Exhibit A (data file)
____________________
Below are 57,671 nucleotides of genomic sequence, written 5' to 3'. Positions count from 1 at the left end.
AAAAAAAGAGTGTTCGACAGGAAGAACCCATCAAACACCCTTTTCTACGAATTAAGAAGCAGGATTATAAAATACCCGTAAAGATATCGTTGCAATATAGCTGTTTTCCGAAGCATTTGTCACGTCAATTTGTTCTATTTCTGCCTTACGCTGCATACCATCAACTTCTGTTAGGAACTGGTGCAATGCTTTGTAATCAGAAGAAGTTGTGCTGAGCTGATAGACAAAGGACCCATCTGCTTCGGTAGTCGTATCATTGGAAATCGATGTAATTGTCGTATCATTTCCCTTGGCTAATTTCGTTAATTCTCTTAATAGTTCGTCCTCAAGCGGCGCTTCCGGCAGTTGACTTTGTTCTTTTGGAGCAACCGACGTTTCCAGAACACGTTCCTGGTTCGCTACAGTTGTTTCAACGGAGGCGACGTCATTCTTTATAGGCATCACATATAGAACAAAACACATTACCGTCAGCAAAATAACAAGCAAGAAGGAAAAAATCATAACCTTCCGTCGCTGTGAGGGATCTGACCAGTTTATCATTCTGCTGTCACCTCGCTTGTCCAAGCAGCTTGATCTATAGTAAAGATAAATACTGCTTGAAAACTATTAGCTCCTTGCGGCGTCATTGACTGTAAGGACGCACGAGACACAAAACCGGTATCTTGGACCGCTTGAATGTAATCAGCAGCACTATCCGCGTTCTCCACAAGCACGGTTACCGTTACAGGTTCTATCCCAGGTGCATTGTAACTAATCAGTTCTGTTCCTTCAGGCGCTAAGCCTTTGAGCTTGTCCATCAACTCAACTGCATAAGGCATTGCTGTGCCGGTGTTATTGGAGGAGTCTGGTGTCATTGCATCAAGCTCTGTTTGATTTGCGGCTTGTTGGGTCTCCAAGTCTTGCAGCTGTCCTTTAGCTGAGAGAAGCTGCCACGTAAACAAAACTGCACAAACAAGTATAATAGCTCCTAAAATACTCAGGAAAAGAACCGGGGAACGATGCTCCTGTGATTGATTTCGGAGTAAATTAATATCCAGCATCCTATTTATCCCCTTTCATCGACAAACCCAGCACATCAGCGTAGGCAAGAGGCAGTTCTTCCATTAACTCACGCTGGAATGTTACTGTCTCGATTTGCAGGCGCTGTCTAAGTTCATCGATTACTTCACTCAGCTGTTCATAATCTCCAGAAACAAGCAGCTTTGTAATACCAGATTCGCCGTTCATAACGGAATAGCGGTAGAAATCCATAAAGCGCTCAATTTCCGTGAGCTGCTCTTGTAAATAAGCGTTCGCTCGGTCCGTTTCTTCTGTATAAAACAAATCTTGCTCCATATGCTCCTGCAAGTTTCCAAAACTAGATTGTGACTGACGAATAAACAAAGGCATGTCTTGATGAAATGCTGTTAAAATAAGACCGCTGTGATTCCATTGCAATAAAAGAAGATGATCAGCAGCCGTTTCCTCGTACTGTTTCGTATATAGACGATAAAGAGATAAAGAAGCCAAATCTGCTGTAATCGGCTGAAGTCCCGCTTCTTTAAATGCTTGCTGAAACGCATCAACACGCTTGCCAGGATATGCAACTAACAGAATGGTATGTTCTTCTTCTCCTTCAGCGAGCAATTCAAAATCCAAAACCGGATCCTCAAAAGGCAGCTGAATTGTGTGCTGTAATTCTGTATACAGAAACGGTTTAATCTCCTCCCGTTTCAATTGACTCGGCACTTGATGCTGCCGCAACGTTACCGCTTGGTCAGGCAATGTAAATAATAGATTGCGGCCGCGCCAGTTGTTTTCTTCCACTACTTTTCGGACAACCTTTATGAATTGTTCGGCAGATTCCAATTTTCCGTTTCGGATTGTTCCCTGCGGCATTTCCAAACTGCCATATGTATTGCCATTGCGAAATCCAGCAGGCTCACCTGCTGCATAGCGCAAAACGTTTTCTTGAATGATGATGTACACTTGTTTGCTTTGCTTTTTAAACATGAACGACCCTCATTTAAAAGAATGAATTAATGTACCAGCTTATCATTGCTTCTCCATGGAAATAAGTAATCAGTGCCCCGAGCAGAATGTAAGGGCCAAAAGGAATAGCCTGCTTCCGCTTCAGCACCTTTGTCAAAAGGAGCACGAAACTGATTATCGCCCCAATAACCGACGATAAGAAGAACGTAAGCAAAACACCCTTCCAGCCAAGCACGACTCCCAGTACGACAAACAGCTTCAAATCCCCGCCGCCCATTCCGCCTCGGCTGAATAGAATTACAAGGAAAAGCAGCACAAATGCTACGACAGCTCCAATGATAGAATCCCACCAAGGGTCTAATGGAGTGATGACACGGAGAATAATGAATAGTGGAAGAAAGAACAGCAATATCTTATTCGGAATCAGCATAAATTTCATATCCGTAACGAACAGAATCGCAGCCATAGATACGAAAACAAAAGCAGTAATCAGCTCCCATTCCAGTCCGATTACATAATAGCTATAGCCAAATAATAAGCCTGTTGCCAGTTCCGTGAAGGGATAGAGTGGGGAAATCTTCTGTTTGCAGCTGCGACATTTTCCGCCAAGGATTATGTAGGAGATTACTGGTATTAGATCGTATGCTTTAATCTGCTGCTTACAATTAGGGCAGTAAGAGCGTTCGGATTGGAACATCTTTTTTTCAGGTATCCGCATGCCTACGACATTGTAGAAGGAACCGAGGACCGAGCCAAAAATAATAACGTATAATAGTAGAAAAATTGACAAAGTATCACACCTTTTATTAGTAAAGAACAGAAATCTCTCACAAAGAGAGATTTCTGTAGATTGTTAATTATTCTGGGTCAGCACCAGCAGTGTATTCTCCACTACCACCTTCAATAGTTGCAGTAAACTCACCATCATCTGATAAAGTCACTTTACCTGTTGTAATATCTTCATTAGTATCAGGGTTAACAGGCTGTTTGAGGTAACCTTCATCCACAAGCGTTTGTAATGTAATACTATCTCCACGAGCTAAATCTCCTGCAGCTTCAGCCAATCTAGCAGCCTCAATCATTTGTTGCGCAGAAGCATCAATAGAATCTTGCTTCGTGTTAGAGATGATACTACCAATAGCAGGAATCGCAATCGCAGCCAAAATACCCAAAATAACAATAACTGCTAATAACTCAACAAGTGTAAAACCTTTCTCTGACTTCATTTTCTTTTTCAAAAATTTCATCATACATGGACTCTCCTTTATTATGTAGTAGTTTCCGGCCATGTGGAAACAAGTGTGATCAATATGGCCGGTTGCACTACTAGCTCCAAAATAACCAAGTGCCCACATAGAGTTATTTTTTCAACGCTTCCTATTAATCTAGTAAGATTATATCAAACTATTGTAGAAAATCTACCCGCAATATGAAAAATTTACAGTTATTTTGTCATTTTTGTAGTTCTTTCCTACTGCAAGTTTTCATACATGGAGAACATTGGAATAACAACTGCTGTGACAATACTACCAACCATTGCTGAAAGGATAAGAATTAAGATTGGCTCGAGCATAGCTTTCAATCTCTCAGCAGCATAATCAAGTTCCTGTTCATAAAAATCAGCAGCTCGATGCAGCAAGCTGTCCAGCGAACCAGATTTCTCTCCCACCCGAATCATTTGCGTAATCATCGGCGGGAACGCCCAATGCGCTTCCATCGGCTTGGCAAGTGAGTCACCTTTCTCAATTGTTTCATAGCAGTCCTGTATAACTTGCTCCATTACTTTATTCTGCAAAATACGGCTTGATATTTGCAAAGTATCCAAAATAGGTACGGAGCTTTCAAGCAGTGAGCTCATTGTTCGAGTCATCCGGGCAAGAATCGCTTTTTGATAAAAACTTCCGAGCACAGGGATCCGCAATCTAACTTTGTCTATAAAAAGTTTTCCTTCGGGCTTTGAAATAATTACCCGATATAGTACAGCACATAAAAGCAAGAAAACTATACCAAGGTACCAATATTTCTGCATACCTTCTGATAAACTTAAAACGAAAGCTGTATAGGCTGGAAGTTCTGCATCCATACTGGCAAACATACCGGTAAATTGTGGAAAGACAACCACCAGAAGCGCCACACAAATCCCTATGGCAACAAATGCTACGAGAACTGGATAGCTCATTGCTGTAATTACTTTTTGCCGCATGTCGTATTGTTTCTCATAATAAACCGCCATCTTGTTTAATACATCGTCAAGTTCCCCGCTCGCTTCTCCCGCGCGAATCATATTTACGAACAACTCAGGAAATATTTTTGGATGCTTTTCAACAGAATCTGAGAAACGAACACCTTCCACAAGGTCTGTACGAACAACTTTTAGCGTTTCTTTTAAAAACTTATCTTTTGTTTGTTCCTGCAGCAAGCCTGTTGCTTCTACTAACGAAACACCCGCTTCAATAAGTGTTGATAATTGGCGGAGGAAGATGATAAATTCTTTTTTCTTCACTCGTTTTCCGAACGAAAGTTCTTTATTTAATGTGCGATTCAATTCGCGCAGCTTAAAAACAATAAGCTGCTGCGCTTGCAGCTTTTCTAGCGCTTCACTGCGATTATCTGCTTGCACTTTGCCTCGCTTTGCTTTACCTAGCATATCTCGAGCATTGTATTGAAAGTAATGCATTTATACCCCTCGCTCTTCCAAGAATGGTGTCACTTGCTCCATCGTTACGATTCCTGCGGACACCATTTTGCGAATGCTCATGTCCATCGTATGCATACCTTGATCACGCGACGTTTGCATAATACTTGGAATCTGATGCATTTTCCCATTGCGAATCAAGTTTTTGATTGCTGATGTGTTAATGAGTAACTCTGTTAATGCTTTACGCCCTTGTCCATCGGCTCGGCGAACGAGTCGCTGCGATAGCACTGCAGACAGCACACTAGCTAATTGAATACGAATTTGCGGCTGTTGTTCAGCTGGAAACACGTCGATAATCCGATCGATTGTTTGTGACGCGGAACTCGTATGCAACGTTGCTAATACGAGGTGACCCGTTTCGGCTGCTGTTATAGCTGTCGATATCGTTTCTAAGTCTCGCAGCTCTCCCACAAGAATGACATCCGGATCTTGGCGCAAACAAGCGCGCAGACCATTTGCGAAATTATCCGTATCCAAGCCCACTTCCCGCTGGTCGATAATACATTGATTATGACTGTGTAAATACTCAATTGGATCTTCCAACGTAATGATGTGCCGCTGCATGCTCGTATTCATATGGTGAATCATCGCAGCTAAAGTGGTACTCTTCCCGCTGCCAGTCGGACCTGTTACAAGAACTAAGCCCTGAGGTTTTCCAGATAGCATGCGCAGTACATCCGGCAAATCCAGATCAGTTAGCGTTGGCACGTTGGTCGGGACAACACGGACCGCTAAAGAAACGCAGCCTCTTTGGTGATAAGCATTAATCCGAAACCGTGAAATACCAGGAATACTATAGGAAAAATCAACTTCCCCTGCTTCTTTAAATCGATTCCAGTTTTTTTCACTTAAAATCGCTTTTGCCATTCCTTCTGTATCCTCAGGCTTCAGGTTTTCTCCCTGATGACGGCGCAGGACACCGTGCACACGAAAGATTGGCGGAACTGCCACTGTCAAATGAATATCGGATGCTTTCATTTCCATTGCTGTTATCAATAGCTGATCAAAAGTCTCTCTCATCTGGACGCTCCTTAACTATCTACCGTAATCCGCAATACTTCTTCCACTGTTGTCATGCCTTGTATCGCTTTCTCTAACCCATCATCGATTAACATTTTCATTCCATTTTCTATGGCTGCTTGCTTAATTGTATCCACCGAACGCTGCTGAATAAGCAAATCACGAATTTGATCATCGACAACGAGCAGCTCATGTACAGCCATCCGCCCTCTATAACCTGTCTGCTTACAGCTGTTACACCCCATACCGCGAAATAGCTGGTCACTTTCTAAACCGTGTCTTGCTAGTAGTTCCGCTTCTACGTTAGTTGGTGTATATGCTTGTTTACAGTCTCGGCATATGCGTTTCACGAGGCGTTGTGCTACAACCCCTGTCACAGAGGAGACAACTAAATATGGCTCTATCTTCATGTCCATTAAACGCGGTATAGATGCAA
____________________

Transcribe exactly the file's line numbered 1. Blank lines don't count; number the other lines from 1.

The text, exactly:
Below are 57,671 nucleotides of genomic sequence, written 5' to 3'. Positions count from 1 at the left end.